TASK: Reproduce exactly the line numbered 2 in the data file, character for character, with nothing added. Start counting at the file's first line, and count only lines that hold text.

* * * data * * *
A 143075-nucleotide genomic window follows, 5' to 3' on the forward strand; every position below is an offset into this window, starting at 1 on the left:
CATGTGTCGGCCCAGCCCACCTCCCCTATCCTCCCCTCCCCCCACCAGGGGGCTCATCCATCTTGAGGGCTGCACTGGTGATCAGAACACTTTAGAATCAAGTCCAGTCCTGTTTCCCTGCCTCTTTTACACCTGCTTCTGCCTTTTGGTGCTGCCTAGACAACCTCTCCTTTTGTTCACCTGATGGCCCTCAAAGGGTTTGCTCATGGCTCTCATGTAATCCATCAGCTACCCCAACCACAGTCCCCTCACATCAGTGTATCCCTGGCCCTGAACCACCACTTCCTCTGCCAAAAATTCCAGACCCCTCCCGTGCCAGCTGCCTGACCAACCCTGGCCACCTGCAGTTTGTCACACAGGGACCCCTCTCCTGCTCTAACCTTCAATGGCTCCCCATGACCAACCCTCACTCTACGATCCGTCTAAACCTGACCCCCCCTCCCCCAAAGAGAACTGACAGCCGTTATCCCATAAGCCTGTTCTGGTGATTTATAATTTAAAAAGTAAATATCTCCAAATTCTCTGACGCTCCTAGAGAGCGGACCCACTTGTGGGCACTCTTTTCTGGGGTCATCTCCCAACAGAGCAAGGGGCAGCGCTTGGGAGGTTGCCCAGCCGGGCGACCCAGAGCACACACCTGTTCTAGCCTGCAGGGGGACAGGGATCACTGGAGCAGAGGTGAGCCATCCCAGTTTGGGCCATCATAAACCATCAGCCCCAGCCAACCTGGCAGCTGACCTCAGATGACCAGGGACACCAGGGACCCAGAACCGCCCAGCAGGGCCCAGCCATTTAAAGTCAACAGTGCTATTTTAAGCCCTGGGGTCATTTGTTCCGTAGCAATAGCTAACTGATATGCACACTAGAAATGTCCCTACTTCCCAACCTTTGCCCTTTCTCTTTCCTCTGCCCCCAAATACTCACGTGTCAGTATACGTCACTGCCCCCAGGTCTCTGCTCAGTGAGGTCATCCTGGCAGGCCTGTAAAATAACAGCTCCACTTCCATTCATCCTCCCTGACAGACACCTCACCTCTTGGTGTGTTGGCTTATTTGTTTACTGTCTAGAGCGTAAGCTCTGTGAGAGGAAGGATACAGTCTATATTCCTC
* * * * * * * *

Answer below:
CATGTGTCGGCCCAGCCCACCTCCCCTATCCTCCCCTCCCCCCACCAGGGGGCTCATCCATCTTGAGGGCTGCACTGGTGATCAGAACACTTTAGAATCAAGTCCAGTCCTGTTTCCCTGCCTCTTTTACACCTGCTTCTGCCTTTTGGTGCTGCCTAGACAACCTCTCCTTTTGTTCACCTGATGGCCCTCAAAGGGTTTGCTCATGGCTCTCATGTAATCCATCAGCTACCCCAACCACAGTCCCCTCACATCAGTGTATCCCTGGCCCTGAACCACCACTTCCTCTGCCAAAAATTCCAGACCCCTCCCGTGCCAGCTGCCTGACCAACCCTGGCCACCTGCAGTTTGTCACACAGGGACCCCTCTCCTGCTCTAACCTTCAATGGCTCCCCATGACCAACCCTCACTCTACGATCCGTCTAAACCTGACCCCCCCTCCCCCAAAGAGAACTGACAGCCGTTATCCCATAAGCCTGTTCTGGTGATTTATAATTTAAAAAGTAAATATCTCCAAATTCTCTGACGCTCCTAGAGAGCGGACCCACTTGTGGGCACTCTTTTCTGGGGTCATCTCCCAACAGAGCAAGGGGCAGCGCTTGGGAGGTTGCCCAGCCGGGCGACCCAGAGCACACACCTGTTCTAGCCTGCAGGGGGACAGGGATCACTGGAGCAGAGGTGAGCCATCCCAGTTTGGGCCATCATAAACCATCAGCCCCAGCCAACCTGGCAGCTGACCTCAGATGACCAGGGACACCAGGGACCCAGAACCGCCCAGCAGGGCCCAGCCATTTAAAGTCAACAGTGCTATTTTAAGCCCTGGGGTCATTTGTTCCGTAGCAATAGCTAACTGATATGCACACTAGAAATGTCCCTACTTCCCAACCTTTGCCCTTTCTCTTTCCTCTGCCCCCAAATACTCACGTGTCAGTATACGTCACTGCCCCCAGGTCTCTGCTCAGTGAGGTCATCCTGGCAGGCCTGTAAAATAACAGCTCCACTTCCATTCATCCTCCCTGACAGACACCTCACCTCTTGGTGTGTTGGCTTATTTGTTTACTGTCTAGAGCGTAAGCTCTGTGAGAGGAAGGATACAGTCTATATTCCTC